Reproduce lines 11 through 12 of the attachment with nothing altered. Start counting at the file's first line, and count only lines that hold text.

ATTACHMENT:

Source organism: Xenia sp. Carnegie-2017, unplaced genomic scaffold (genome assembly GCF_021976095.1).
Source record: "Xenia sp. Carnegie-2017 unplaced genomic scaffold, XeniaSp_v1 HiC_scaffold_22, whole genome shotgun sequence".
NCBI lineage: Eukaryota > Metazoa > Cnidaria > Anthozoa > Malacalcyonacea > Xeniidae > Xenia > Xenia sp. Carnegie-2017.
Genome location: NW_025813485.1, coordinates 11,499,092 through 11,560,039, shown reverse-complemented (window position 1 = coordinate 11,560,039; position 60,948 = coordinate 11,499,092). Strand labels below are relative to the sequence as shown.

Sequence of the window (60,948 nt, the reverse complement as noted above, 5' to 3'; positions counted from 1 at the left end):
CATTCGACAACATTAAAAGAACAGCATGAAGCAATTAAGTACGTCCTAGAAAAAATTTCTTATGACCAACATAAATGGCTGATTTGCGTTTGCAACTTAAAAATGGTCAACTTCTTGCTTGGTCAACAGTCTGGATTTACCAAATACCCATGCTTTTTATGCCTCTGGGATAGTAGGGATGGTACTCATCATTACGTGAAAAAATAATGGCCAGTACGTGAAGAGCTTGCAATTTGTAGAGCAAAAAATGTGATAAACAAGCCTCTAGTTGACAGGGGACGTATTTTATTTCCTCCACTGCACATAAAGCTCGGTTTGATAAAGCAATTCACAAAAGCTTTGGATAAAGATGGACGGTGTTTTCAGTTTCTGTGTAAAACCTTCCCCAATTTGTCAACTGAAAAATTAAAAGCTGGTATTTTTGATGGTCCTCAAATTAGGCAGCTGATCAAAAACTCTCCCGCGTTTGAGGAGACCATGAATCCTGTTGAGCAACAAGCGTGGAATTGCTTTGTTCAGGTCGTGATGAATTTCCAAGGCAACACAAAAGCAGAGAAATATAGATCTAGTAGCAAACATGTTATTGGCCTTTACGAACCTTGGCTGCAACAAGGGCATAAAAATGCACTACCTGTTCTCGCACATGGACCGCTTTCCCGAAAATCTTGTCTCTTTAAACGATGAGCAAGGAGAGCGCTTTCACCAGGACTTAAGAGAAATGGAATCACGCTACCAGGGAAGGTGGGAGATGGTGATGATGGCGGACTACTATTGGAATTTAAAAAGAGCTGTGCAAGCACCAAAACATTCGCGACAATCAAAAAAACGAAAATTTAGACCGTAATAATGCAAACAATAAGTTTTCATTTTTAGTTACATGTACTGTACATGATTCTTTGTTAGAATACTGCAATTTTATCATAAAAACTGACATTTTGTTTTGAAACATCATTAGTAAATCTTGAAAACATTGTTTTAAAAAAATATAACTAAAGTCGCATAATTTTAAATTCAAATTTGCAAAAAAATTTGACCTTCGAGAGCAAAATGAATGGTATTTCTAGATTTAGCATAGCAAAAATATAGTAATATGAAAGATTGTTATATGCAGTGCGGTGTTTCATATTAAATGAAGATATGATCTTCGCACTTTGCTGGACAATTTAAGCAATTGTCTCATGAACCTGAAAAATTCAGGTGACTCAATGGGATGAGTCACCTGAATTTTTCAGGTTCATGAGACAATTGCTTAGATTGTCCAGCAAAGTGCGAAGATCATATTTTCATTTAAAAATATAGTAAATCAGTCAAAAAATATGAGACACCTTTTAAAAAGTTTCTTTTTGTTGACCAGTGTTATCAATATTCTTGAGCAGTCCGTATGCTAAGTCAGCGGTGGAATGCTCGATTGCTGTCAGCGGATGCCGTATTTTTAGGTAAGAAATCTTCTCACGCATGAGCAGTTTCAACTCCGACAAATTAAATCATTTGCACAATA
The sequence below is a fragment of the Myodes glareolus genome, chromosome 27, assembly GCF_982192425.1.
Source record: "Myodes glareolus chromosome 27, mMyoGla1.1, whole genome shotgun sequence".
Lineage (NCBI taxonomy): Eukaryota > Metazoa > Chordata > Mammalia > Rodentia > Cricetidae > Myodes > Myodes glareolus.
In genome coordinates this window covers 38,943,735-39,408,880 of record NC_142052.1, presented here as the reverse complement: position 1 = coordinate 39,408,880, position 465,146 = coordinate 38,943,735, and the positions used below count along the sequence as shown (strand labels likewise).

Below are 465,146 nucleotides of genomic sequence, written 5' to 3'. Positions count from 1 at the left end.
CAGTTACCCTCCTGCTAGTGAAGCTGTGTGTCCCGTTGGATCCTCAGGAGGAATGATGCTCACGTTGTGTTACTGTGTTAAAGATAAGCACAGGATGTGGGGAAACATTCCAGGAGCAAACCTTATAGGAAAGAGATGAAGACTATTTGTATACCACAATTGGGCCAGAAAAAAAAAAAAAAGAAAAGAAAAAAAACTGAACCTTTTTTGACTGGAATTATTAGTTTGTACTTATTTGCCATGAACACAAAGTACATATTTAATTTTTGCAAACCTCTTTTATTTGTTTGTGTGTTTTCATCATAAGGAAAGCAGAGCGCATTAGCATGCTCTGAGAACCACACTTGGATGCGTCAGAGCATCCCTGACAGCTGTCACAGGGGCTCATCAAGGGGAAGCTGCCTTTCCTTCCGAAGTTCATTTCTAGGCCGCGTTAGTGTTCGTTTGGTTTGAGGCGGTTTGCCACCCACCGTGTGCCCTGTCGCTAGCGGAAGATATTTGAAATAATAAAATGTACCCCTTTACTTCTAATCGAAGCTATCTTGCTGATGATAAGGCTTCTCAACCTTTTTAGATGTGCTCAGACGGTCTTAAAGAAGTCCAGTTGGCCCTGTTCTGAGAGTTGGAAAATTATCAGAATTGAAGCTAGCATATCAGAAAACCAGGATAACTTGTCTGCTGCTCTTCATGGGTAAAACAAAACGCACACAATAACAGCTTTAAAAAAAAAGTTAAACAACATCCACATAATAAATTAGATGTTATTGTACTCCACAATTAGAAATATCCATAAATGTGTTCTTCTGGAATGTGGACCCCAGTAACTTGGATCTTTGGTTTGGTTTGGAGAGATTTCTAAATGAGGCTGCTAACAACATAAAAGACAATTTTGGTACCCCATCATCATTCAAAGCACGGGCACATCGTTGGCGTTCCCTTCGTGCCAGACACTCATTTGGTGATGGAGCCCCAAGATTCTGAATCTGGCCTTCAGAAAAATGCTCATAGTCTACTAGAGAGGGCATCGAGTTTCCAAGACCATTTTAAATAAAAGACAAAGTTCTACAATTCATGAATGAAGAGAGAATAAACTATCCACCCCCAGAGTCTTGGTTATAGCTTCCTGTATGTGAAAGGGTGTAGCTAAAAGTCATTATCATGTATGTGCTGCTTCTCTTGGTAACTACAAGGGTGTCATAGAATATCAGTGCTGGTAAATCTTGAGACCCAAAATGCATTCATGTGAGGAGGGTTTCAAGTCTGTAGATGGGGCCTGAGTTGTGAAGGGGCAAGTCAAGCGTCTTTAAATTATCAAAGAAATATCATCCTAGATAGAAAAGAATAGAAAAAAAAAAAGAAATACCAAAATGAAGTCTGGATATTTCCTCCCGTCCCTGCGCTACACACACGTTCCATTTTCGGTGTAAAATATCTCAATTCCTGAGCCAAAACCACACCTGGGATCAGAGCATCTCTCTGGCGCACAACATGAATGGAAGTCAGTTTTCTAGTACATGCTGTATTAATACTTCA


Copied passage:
Below are 465,146 nucleotides of genomic sequence, written 5' to 3'. Positions count from 1 at the left end.
CAGTTACCCTCCTGCTAGTGAAGCTGTGTGTCCCGTTGGATCCTCAGGAGGAATGATGCTCACGTTGTGTTACTGTGTTAAAGATAAGCACAGGATGTGGGGAAACATTCCAGGAGCAAACCTTATAGGAAAGAGATGAAGACTATTTGTATACCACAATTGGGCCAGAAAAAAAAAAAAAAGAAAAGAAAAAAAACTGAACCTTTTTTGACTGGAATTATTAGTTTGTACTTATTTGCCATGAACACAAAGTACATATTTAATTTTTGCAAACCTCTTTTATTTGTTTGTGTGTTTTCATCATAAGGAAAGCAGAGCGCATTAGCATGCTCTGAGAACCACACTTGGATGCGTCAGAGCATCCCTGACAGCTGTCACAGGGGCTCATCAAGGGGAAGCTGCCTTTCCTTCCGAAGTTCATTTCTAGGCCGCGTTAGTGTTCGTTTGGTTTGAGGCGGTTTGCCACCCACCGTGTGCCCTGTCGCTAGCGGAAGATATTTGAAATAATAAAATGTACCCCTTTACTTCTAATCGAAGCTATCTTGCTGATGATAAGGCTTCTCAACCTTTTTAGATGTGCTCAGACGGTCTTAAAGAAGTCCAGTTGGCCCTGTTCTGAGAGTTGGAAAATTATCAGAATTGAAGCTAGCATATCAGAAAACCAGGATAACTTGTCTGCTGCTCTTCATGGGTAAAACAAAACGCACACAATAACAGCTTTAAAAAAAAAGTTAAACAACATCCACATAATAAATTAGATGTTATTGTACTCCACAATTAGAAATATCCATAAATGTGTTCTTCTGGAATGTGGACCCCAGTAACTTGGATCTTTGGTTTGGTTTGGAGAGATTTCTAAATGAGGCTGCTAACAACATAAAAGACAATTTTGGTACCCCATCATCATTCAAAGCACGGGCACATCGTTGGCGTTCCCTTCGTGCCAGACACTCATTTGGTGATGGAGCCCCAAGATTCTGAATCTGGCCTTCAGAAAAATGCTCATAGTCTACTAGAGAGGGCATCGAGTTTCCAAGACCATTTTAAATAAAAGACAAAGTTCTACAATTCATGAATGAAGAGAGAATAAACTATCCACCCCCAGAGTCTTGGTTATAGCTTCCTGTATGTGAAAGGGTGTAGCTAAAAGTCATTATCATGTATGTGCTGCTTCTCTTGGTAACTACAAGGGTGTCATAGAATATCAGTGCTGGTAAATCTTGAGACCCAAAATGCATTCATGTGAGGAGGGTTTCAAGTCTGTAGATGGGGCCTGAGTTGTGAAGGGGCAAGTCAAGCGTCTTTAAATTATCAAAGAAATATCATCCTAGATAGAAAAGAATAGAAAAAAAAAAAGAAATACCAAAATGAAGTCTGGATATTTCCTCCCGTCCCTGCGCTACACACACGTTCCATTTTCGGTGTAAAATATCTCAATTCCTGAGCCAAAACCACACCTGGGATCAGAGCATCTCTCTGGCGCACAACATGAATGGAAGTCAGTTTTCTAGTACATGCTGTATTAATACTTCA